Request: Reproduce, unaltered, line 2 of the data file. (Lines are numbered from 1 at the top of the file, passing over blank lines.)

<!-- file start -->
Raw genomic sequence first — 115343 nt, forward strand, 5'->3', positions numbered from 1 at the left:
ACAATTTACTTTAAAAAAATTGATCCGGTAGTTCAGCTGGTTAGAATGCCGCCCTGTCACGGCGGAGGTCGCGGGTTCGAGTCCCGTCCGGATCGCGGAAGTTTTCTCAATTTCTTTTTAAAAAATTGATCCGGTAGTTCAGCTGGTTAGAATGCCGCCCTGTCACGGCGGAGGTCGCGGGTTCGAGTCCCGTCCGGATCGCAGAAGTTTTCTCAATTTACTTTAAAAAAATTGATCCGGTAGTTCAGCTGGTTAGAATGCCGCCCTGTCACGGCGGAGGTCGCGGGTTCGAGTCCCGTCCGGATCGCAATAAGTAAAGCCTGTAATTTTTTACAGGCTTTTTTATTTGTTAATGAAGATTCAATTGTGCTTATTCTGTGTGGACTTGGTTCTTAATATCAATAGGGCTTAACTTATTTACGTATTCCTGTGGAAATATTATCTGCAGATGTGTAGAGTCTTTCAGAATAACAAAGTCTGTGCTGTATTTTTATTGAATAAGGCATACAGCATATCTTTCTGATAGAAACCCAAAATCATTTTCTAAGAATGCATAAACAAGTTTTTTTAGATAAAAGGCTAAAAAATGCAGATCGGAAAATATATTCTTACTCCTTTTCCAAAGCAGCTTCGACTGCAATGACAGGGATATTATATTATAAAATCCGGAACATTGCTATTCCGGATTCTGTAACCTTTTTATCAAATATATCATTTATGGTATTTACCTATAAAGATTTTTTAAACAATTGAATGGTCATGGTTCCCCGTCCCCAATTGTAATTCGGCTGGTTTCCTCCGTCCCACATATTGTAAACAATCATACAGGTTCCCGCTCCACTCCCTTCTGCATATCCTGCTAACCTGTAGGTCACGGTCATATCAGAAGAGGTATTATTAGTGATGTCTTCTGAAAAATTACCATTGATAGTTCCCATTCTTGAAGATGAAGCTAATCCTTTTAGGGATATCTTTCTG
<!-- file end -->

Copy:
ACAATTTACTTTAAAAAAATTGATCCGGTAGTTCAGCTGGTTAGAATGCCGCCCTGTCACGGCGGAGGTCGCGGGTTCGAGTCCCGTCCGGATCGCGGAAGTTTTCTCAATTTCTTTTTAAAAAATTGATCCGGTAGTTCAGCTGGTTAGAATGCCGCCCTGTCACGGCGGAGGTCGCGGGTTCGAGTCCCGTCCGGATCGCAGAAGTTTTCTCAATTTACTTTAAAAAAATTGATCCGGTAGTTCAGCTGGTTAGAATGCCGCCCTGTCACGGCGGAGGTCGCGGGTTCGAGTCCCGTCCGGATCGCAATAAGTAAAGCCTGTAATTTTTTACAGGCTTTTTTATTTGTTAATGAAGATTCAATTGTGCTTATTCTGTGTGGACTTGGTTCTTAATATCAATAGGGCTTAACTTATTTACGTATTCCTGTGGAAATATTATCTGCAGATGTGTAGAGTCTTTCAGAATAACAAAGTCTGTGCTGTATTTTTATTGAATAAGGCATACAGCATATCTTTCTGATAGAAACCCAAAATCATTTTCTAAGAATGCATAAACAAGTTTTTTTAGATAAAAGGCTAAAAAATGCAGATCGGAAAATATATTCTTACTCCTTTTCCAAAGCAGCTTCGACTGCAATGACAGGGATATTATATTATAAAATCCGGAACATTGCTATTCCGGATTCTGTAACCTTTTTATCAAATATATCATTTATGGTATTTACCTATAAAGATTTTTTAAACAATTGAATGGTCATGGTTCCCCGTCCCCAATTGTAATTCGGCTGGTTTCCTCCGTCCCACATATTGTAAACAATCATACAGGTTCCCGCTCCACTCCCTTCTGCATATCCTGCTAACCTGTAGGTCACGGTCATATCAGAAGAGGTATTATTAGTGATGTCTTCTGAAAAATTACCATTGATAGTTCCCATTCTTGAAGATGAAGCTAATCCTTTTAGGGATATCTTTCTG